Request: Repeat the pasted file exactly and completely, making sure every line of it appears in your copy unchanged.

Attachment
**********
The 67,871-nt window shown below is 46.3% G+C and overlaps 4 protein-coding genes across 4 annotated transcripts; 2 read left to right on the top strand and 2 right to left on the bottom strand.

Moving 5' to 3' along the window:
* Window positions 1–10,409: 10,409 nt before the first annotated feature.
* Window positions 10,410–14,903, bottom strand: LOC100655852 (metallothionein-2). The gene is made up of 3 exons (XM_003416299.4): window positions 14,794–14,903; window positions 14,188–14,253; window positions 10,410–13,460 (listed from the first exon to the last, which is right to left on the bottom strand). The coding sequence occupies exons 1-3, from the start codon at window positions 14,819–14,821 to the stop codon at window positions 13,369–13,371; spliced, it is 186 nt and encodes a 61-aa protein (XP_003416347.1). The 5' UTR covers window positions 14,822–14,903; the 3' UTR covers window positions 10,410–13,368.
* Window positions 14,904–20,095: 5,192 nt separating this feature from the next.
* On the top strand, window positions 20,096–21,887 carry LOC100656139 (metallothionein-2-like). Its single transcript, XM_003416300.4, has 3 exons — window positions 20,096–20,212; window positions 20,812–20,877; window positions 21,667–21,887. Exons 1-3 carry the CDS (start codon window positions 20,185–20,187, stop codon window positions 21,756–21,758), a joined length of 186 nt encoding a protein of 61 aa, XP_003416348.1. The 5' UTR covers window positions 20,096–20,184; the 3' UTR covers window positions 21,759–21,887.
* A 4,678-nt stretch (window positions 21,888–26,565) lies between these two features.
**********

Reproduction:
The 67,871-nt window shown below is 46.3% G+C and overlaps 4 protein-coding genes across 4 annotated transcripts; 2 read left to right on the top strand and 2 right to left on the bottom strand.

Moving 5' to 3' along the window:
* Window positions 1–10,409: 10,409 nt before the first annotated feature.
* Window positions 10,410–14,903, bottom strand: LOC100655852 (metallothionein-2). The gene is made up of 3 exons (XM_003416299.4): window positions 14,794–14,903; window positions 14,188–14,253; window positions 10,410–13,460 (listed from the first exon to the last, which is right to left on the bottom strand). The coding sequence occupies exons 1-3, from the start codon at window positions 14,819–14,821 to the stop codon at window positions 13,369–13,371; spliced, it is 186 nt and encodes a 61-aa protein (XP_003416347.1). The 5' UTR covers window positions 14,822–14,903; the 3' UTR covers window positions 10,410–13,368.
* Window positions 14,904–20,095: 5,192 nt separating this feature from the next.
* On the top strand, window positions 20,096–21,887 carry LOC100656139 (metallothionein-2-like). Its single transcript, XM_003416300.4, has 3 exons — window positions 20,096–20,212; window positions 20,812–20,877; window positions 21,667–21,887. Exons 1-3 carry the CDS (start codon window positions 20,185–20,187, stop codon window positions 21,756–21,758), a joined length of 186 nt encoding a protein of 61 aa, XP_003416348.1. The 5' UTR covers window positions 20,096–20,184; the 3' UTR covers window positions 21,759–21,887.
* A 4,678-nt stretch (window positions 21,888–26,565) lies between these two features.